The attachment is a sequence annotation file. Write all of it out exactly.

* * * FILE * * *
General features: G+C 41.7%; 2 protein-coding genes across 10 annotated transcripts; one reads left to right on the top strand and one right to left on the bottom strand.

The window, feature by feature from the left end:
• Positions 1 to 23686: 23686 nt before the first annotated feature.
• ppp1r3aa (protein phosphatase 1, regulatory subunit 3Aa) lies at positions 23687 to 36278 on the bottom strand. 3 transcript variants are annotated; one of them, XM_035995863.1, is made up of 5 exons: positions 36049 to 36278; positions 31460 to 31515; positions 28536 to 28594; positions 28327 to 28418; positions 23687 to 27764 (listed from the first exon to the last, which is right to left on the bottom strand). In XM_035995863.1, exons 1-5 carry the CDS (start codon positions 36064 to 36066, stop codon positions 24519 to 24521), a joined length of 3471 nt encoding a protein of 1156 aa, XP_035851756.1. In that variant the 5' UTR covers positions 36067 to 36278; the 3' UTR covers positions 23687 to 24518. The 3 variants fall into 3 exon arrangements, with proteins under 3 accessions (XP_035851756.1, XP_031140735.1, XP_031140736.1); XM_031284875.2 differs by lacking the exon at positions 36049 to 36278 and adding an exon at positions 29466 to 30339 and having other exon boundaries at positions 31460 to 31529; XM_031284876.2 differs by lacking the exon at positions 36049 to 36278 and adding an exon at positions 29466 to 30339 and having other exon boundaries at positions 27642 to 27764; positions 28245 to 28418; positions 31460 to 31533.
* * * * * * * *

General features: G+C 41.7%; 2 protein-coding genes across 10 annotated transcripts; one reads left to right on the top strand and one right to left on the bottom strand.

The window, feature by feature from the left end:
• Positions 1 to 23686: 23686 nt before the first annotated feature.
• ppp1r3aa (protein phosphatase 1, regulatory subunit 3Aa) lies at positions 23687 to 36278 on the bottom strand. 3 transcript variants are annotated; one of them, XM_035995863.1, is made up of 5 exons: positions 36049 to 36278; positions 31460 to 31515; positions 28536 to 28594; positions 28327 to 28418; positions 23687 to 27764 (listed from the first exon to the last, which is right to left on the bottom strand). In XM_035995863.1, exons 1-5 carry the CDS (start codon positions 36064 to 36066, stop codon positions 24519 to 24521), a joined length of 3471 nt encoding a protein of 1156 aa, XP_035851756.1. In that variant the 5' UTR covers positions 36067 to 36278; the 3' UTR covers positions 23687 to 24518. The 3 variants fall into 3 exon arrangements, with proteins under 3 accessions (XP_035851756.1, XP_031140735.1, XP_031140736.1); XM_031284875.2 differs by lacking the exon at positions 36049 to 36278 and adding an exon at positions 29466 to 30339 and having other exon boundaries at positions 31460 to 31529; XM_031284876.2 differs by lacking the exon at positions 36049 to 36278 and adding an exon at positions 29466 to 30339 and having other exon boundaries at positions 27642 to 27764; positions 28245 to 28418; positions 31460 to 31533.